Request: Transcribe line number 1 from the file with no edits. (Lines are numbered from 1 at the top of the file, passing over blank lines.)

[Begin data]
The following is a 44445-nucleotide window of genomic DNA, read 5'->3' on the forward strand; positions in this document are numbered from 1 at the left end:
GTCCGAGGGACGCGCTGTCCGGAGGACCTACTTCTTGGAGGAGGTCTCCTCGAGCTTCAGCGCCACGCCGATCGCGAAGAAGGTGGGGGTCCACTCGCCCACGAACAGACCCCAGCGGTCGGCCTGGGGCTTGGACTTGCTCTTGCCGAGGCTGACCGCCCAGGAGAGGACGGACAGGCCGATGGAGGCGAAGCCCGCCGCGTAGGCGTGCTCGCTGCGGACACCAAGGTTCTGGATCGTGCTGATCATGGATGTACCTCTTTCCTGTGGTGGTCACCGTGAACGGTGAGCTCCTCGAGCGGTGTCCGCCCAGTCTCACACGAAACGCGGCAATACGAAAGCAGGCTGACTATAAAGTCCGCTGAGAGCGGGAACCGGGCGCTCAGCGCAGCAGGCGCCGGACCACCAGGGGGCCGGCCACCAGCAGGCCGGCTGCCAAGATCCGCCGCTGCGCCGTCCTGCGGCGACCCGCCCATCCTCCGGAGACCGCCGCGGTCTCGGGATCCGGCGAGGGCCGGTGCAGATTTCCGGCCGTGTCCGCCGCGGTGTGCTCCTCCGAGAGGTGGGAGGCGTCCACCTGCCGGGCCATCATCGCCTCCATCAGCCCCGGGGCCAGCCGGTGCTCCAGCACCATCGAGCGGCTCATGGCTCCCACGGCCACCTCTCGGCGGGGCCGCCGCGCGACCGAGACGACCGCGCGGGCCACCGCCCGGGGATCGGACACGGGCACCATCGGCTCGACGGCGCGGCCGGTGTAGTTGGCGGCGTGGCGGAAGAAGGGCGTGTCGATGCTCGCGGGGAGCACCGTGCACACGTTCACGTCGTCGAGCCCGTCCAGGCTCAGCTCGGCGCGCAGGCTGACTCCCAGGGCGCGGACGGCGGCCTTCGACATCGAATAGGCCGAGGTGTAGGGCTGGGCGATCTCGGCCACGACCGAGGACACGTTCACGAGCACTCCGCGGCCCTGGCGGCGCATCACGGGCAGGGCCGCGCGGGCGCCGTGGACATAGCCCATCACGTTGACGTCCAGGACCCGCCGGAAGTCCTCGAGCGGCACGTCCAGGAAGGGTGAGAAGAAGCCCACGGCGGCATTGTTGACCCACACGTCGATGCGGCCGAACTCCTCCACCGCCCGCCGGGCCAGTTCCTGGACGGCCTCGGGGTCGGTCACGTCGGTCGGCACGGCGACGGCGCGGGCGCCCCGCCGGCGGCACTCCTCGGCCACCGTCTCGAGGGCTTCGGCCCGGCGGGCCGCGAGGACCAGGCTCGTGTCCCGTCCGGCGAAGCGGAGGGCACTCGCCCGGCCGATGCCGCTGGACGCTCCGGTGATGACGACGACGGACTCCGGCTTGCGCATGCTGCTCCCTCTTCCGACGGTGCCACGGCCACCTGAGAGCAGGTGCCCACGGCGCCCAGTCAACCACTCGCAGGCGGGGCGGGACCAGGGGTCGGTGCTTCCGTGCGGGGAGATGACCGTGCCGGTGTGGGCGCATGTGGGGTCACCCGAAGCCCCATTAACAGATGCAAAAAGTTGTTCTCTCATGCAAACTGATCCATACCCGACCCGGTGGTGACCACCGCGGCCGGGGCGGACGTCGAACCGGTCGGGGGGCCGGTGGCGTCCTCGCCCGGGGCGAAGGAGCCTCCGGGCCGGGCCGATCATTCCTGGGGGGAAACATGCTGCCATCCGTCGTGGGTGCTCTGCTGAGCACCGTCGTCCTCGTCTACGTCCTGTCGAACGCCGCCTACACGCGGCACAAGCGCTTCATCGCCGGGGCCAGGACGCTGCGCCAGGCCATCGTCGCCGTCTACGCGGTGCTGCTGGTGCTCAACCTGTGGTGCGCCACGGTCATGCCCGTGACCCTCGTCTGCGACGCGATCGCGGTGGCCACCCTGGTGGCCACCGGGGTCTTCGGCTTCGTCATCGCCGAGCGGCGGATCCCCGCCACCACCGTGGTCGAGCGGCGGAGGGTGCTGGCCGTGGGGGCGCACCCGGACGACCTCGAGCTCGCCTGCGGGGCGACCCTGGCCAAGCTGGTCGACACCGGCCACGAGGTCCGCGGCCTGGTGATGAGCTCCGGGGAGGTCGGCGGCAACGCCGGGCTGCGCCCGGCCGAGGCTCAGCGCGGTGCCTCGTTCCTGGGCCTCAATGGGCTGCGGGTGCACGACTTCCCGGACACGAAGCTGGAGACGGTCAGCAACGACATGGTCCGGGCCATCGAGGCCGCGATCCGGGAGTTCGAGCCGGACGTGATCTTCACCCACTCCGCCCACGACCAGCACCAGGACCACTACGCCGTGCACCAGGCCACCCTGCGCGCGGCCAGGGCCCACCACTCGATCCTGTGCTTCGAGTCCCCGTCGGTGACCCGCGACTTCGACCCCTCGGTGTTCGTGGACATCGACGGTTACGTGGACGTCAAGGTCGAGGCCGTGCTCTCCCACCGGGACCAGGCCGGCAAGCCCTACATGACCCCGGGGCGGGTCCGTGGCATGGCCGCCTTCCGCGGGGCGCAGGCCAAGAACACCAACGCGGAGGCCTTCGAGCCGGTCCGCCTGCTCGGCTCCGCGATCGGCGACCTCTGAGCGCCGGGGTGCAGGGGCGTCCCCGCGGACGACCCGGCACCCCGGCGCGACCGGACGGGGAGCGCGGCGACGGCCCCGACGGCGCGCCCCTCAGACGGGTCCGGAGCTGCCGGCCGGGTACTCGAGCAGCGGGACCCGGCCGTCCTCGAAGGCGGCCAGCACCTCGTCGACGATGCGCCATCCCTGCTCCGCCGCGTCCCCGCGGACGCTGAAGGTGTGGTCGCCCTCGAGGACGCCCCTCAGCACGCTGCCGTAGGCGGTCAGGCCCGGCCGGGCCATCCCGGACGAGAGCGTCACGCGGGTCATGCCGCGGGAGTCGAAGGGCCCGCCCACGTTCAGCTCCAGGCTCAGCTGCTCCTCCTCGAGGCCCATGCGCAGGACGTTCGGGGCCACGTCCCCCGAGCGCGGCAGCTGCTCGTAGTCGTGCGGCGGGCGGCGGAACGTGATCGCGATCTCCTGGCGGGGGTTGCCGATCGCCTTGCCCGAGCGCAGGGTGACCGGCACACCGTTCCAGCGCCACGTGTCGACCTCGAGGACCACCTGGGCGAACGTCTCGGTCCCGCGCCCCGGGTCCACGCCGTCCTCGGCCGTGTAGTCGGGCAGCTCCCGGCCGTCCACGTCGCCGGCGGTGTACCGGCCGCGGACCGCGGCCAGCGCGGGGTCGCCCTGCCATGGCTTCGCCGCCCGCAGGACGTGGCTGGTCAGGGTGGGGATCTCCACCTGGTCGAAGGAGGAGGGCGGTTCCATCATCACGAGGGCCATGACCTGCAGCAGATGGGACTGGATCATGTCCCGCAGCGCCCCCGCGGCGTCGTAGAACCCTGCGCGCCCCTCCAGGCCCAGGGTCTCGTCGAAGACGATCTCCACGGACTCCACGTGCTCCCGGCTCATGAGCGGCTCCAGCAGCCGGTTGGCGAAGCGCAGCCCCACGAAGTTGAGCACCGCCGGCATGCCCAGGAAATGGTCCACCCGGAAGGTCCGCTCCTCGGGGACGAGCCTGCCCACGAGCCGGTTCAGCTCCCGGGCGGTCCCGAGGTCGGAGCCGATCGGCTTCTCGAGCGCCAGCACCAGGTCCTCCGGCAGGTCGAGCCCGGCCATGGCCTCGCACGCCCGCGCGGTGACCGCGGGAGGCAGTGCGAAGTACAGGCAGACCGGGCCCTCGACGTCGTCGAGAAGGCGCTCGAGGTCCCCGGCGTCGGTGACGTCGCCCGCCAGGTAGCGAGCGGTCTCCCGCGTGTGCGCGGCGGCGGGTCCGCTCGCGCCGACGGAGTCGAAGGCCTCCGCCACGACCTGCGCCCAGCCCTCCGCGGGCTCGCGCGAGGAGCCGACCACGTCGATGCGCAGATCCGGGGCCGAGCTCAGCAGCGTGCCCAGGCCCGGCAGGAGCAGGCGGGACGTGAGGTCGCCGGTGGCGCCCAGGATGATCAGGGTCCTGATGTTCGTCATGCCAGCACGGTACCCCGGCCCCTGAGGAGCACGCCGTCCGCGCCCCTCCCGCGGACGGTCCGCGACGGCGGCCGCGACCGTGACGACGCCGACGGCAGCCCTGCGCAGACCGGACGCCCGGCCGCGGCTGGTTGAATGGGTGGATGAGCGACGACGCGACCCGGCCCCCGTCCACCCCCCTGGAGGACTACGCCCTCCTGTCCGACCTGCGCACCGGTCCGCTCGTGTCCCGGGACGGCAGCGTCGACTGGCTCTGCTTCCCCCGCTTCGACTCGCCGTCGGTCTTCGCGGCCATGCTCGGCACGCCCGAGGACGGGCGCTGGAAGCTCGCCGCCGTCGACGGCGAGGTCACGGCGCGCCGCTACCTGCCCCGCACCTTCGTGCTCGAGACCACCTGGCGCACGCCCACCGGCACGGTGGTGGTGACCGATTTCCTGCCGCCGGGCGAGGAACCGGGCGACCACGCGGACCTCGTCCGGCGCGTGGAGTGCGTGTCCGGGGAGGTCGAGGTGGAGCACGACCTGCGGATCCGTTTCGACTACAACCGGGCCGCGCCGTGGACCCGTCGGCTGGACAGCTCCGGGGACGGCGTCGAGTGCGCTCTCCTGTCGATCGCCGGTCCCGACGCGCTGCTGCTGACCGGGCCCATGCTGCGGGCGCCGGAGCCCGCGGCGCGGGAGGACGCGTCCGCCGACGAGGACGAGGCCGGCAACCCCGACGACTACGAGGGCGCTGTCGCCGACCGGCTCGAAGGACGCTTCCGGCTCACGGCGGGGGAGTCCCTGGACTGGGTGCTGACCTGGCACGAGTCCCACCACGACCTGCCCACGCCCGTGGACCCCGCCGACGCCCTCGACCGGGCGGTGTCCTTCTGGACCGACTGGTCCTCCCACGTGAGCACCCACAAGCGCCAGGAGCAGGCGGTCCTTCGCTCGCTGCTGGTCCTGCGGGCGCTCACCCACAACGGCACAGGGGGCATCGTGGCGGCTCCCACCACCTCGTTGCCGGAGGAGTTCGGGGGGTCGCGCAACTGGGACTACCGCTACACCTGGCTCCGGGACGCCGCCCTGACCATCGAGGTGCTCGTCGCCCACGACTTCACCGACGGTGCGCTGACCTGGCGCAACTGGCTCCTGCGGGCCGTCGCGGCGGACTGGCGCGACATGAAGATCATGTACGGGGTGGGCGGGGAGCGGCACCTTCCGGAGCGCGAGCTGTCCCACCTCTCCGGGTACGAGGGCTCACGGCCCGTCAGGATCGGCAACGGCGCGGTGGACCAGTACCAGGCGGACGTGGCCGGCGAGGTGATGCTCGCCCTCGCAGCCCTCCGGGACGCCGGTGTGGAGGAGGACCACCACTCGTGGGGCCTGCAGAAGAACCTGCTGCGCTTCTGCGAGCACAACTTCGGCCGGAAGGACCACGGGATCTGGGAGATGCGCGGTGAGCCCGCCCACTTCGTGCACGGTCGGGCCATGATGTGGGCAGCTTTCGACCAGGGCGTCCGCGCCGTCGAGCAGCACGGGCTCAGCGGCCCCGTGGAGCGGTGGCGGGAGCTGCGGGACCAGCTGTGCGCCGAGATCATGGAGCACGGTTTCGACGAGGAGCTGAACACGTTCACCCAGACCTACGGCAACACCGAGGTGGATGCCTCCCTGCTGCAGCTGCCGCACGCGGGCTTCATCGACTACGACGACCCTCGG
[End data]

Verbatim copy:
The following is a 44445-nucleotide window of genomic DNA, read 5'->3' on the forward strand; positions in this document are numbered from 1 at the left end: